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These Japanese capsule hotels will freak you out

If you're claustrophobic, you might want to avoid these.

This unique Japanese invention is sure to give you a shock. They're called capsule hotels—hotels that contain extremely small "rooms," or capsules, which are usually no longer or wider than the single bed they contain. Height wise, there is space to sit but not stand. And each of these capsules are stacked two units high down a seemingly endless corridor, giving the hotels a weird futuristic look.

But if you can get past the initial freakiness, maybe capsule hotels aren't as bad as they seem. There's a lot of cool things about them, and they make a lot of sense once you understand who they're marketed at. Plus, there are some pretty fun themed ones that are a must-see.

What is a capsule hotel?

Capsule hotels are a Japanese phenomenon—a hotel full of small capsules that act as guest rooms. These capsules usually come with TVs, power sockets, and WiFi access. There's often lounges and restaurants too since guests are asked not to eat in their rooms, and the food is pretty good. You store your luggage separately in lockers, and there are communal toilets and washrooms for guests to use.

The futuristic feel is heightened by the interior of the capsules. The walls are fitted with an LED control panel used to adjust everything from the room's lighting to ambient surround sound. You might feel like you're in your own little rocket ship in outer space, or under the sea in a submarine. Of course, depending on your perspective, the bizarre setting may remind you more of corpse drawers in a morgue, with small compartments containing people stacked on top of each other.

These haven't exactly caught on outside of Japan.

So, why would you stay in a capsule hotel?

The main reason is that they're cheap and convenient. While the accommodation is very basic, it provides an alternative for guests who don't want to pay for regular hotels. One night's stay is around ¥2000-4000 (£13.75 - £27.49). And for that, you're getting a bed for the night and a shower in the morning. Many capsule hotels also offer free toiletries and nightwear. They are primarily aimed at Japanese businessmen but are also perfect for people who have missed the last train or are too drunk to return home safely.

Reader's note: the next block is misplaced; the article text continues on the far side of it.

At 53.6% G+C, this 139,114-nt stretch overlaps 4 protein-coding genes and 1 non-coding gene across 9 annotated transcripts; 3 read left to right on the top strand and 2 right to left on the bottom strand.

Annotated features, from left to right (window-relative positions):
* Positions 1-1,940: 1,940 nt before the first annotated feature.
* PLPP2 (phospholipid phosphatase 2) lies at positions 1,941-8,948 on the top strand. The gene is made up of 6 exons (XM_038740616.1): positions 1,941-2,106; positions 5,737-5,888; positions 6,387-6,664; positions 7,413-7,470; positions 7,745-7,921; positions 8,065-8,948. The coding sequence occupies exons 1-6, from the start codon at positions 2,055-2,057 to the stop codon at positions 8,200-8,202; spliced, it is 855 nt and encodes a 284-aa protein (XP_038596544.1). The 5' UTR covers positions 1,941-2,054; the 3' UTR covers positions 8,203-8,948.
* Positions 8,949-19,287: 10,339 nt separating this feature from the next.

Many capsule hotels don't allow female guests and those that do split men and women into separate sections. The main reason for this is safety, as the capsules aren't very secure. In fact, they usually can't be locked. But don't worry—the crime rate in Japan is considerably low, and the hallways are fitted with security cameras. Another reason women can't stay at a lot of capsule hotels is simply that not many women want to. Fewer women travel alone, and those that do tend towards regular hotels. The result is that many capsule hotels don't feel the need to incorporate a women's section. But that doesn't mean females can't experience them, as long as they do their research.

Premium capsule hotels.

There are also premium capsule hotels, which have become popular with tourists. Some are famed for their amenities like spas and saunas, others for their unique aesthetic and themes. For example, Nine Hours, which is pictured above, has a futuristic dystopian look to it. Nine Hours has become popular enough to expand into a hotel chain across Japan and has won awards for its design. Themed capsule hotels include rooms based on train berths and first class flight cabins, as well as the famous Book & Bed Tokyo, which has an incredible bookshop theme.

If you're a bookworm, this is a place you've got to visit. The hotel offers capsules hidden behind bookshelves containing over 1,700 books, in both Japanese and English. They're so close that you can grab any book you want from the comfort of your bed, or take them down to the common area in the centre of the room. It's a great place to chill out in, and of course, take photos.

View this post on Instagram

The coolest capsule hotel in Tokyo???

A post shared by ERIKO ✧ (@eriko_shiratori) on

So if you're ever in Japan, consider experiencing a night in a capsule hotel. It's something you'll never get to see anywhere else, so you definitely won't regret it—unless you're extremely claustrophobic, of course.

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